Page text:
Skip to main content

The Community Court Difference

Jackie Soto & Stephanie Lovett
As many readers of this blog already know, the Red Hook Community Justice Center has the privilege of hosting over 200 visitors each year (as project director, facilitating site visits is a significant part of my job).  Although their interests and objectives vary considerably, most visitors are eager to hear something about the Justice Center's core commitment to community engagement. 
In response, we generally talk a lot about the stuff we do outside of the formal court process, e.g., the Red Hook Youth Court, arts programming, the baseball league, and a broad range of community improvement projects.  In other words, when it comes to community engagement, we are quick to remind visitors that we are more than just a courthouse.  Too quick.
Jackie Soto and Stephanie Lovett have run the Justice Center's Alternative Sanctions Office (more commonly known as "intake") for over 10 years.  Among many, many other things, intake is the first stop for anyone sentenced to community, social, or clinical services as an alternative to incarceration.  And in a bustling community court like ours, that's a whole lot of folks.
Technically, Jackie and Stephanie screen individuals to determine appropriate services, schedule them for obligations, rigorously monitor their compliance, and work closely with the Justice Center's court partners to ensure the swift and fair administration of justice.  But circling back to this idea of community engagement, I want to focus less on what they do... and more on how they do it.
Heart.  If I had to sum it up in one word, I think that’s the one I would choose.  In a fast-paced department that demands constant attention to detail and court process, Jackie and Stephanie never lose sight of why the Justice Center is here in the first place:  to serve the community with care, respect, and dignity.  Somehow they manage to do it with every single person who walks through the door, every single day, despite the relentless demands and pressures of the moment.  Spend an hour or a day in intake, and you will see two professionals who take the time to engage, to listen, and to do what they can to provide meaningful assistance in the lives of folks in crisis.  And they do it in a way that is so genuine, so natural, at times even self-effacing, that it often goes undetected – except where it matters most:  in the lives of the countless individuals they have collectively served. 
Now that’s what I call community engagement.
If I was a sports guy (which after years of denial and posing, I can now admit to the world, I am not), I would probably compare Jackie and Stephanie to some athlete(s) who make something difficult look easy, etc.  But that sort of analogy doesn’t quite capture it, even if I had the knowledge and credibility to pull it off, which I don’t.  No, as much as Jackie and Stephanie have mastered their craft and do their jobs with an effortless grace, that’s not the quality that sets them apart.  I think it comes down to a deep-felt care and commitment to the residents of Red Hook.  I think it comes down to heart.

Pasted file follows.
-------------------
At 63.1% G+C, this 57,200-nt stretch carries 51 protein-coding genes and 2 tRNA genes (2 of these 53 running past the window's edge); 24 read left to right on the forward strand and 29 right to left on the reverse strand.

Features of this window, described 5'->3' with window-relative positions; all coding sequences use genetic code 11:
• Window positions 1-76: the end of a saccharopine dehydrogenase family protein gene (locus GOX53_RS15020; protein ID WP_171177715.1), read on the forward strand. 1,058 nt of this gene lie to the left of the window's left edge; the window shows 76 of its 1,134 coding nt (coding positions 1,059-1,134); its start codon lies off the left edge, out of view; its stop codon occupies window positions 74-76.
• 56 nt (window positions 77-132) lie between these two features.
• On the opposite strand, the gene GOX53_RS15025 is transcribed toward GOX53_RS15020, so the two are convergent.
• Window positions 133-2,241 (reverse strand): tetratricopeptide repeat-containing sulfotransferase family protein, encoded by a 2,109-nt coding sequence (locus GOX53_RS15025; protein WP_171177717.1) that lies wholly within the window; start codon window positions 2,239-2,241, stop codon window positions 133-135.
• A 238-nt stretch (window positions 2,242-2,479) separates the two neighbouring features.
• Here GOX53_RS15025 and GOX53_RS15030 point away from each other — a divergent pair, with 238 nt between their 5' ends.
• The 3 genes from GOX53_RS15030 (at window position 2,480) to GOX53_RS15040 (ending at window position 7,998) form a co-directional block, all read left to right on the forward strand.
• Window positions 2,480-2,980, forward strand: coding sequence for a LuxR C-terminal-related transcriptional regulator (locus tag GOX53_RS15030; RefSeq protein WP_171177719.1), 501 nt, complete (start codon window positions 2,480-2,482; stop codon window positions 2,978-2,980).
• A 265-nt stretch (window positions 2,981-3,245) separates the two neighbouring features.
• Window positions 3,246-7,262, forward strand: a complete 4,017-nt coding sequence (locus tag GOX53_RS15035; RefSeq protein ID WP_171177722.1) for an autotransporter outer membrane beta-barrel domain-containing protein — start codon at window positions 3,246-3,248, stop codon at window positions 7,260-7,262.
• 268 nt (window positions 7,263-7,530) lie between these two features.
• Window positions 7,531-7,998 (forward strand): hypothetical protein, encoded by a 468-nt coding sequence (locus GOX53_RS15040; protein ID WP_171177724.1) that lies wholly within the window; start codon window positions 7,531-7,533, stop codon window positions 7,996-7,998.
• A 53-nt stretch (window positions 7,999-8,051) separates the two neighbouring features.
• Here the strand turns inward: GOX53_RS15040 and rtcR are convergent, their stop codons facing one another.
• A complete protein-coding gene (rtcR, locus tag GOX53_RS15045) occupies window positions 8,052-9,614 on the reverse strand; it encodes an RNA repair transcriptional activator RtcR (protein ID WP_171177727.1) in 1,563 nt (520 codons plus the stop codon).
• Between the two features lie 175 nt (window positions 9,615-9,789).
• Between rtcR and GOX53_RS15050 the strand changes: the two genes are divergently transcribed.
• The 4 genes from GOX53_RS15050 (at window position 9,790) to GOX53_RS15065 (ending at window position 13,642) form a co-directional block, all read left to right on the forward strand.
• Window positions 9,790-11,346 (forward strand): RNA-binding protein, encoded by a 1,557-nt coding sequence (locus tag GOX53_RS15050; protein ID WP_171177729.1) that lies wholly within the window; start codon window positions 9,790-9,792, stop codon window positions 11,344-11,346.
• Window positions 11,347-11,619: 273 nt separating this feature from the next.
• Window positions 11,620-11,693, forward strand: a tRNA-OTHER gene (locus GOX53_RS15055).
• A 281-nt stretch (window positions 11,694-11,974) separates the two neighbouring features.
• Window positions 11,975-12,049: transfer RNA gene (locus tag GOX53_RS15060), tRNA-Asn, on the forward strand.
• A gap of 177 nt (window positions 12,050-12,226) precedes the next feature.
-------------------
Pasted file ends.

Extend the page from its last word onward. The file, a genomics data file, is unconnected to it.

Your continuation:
Hope this finds you well,


  1. My exact sentiments. It's the buzz all over the Red Hook community. Jackie and Stephanie are the same way even when they are not at work. It was a long time coming. Yay for the Red Hook Champions!


Post a Comment

Popular posts from this blog

Rent, Repairs, and Rights: A Guide to Housing Court for NYCHA Tenants

Supporting the Staten Island Youth Justice Center at "Inside/Outside Legislative Theatre" Performance

On June 4th, a group of the Red Hook Youth Court members and staff went to see the "Theater of the Oppressed NYC" performance at the New School. Before attending this event, the youth court members had no idea that anything like this went on! While there, we learned that 12 different legislative laws were changed through something called "Legislative Theatre." The audience members get to be "spect-actors," which is great because the actual audience members got to participate in the play themselves and share their ideas.

The performances last night were put on by members of the Staten Island Youth Justice Center (part of the Center for Court Innovation Family). These two plays dealt with real life issues such as getting stopped for not paying your bus fare, arriving late to school and getting sent to the principal's office because of the "zero tolerance policy," getting into fights at school, not knowing one's rights, and being racially …

Thank You AmeriCorps Members

Last Friday we held a graduation for our AmeriCorps members, the last class of the New York Juvenile Justice Corps. Over the past year, the members have served throughout the Center for Court Innovation's New York City projects at various positions within our courts and community programs. They served as a bridge to the communities we work in, and provided valuable support to our projects and various initiatives. The members will be missed and we wish them the best in all their future endeavors.

Jessica Colon
Deputy Project Director

Standing Room Only at the Graduation
Declan Walsh, Director of the John Jay College Office of Community Outreach, presents Al Siegal and Jessica Colon with a plaque in recognition of the Center for Court Innovation's partnership with the college.
Members from the Brownsville Community Justice Center Receive their Certificates
Members from the Crown Heights Mediation Center Receive their Certificates
Staff and Members from the Harlem Community Justice Cen…